The Safety Committee has examined and decided on the proposal and advises the Administrative Committee to adopt these Rules of Procedure.

Special authorisation concerning UN No. 1288 SHALE OIL

The Dutch Government has received a request for a special authorisation for the transport of UN No. 1288 SHALE OIL in tankers. The application was submitted, reviewed and approved in accordance with ADN section 1.5.2. Normally, shale oil is transported by road or rail, but there is a need to transport the product by inland waterway.

At the 38th meeting of the ADN Safety Committee, the special authorisation concerning UN No. 1288 SHALE OIL was considered, but no formal proposal to amend the ADN was made. In the document submitted to the 39th meeting, the delegation of the Netherlands asked for the special authorisation to be examined and for a decision to be taken on whether UN No. 1288 SHALE OIL could be included in the list of substances permitted for transport in tankers in the Regulation. The ADN Safety Committee decided to include 1288 SHALE OIL in Table C. It was clarified that the consignor must classify whether the product is subject to 1288 or whether it is a mixture with a not insignificantly high water content and could therefore fall under a waste category.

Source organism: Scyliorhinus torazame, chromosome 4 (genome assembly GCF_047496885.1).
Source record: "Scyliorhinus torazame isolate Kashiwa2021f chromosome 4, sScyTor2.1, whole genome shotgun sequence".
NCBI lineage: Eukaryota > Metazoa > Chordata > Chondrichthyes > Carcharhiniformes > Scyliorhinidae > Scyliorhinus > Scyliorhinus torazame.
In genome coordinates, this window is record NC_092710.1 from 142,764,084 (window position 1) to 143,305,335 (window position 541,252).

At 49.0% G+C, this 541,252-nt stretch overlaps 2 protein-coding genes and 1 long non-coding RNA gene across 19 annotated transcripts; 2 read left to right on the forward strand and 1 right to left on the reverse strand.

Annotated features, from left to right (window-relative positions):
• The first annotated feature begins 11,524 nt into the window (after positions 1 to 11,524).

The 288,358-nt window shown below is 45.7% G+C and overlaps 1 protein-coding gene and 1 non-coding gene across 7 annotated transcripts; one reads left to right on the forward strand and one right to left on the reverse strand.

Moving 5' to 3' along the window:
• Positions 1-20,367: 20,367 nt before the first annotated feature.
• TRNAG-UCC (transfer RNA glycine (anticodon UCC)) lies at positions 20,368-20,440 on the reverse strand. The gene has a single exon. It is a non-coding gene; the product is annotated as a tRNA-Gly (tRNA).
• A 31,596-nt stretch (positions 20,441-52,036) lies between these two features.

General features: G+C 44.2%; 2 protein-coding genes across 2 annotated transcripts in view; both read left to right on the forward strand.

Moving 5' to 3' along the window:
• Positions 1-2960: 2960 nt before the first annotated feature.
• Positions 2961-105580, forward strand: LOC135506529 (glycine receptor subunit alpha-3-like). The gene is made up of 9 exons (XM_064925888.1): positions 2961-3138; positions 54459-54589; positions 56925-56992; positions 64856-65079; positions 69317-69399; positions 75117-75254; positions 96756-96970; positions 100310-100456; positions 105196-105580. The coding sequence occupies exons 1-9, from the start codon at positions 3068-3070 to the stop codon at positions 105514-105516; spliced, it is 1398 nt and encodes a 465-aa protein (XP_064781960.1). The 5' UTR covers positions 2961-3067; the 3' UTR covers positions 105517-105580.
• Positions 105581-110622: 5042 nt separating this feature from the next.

Transport of carbon dioxide (CO2) and required refrigeration system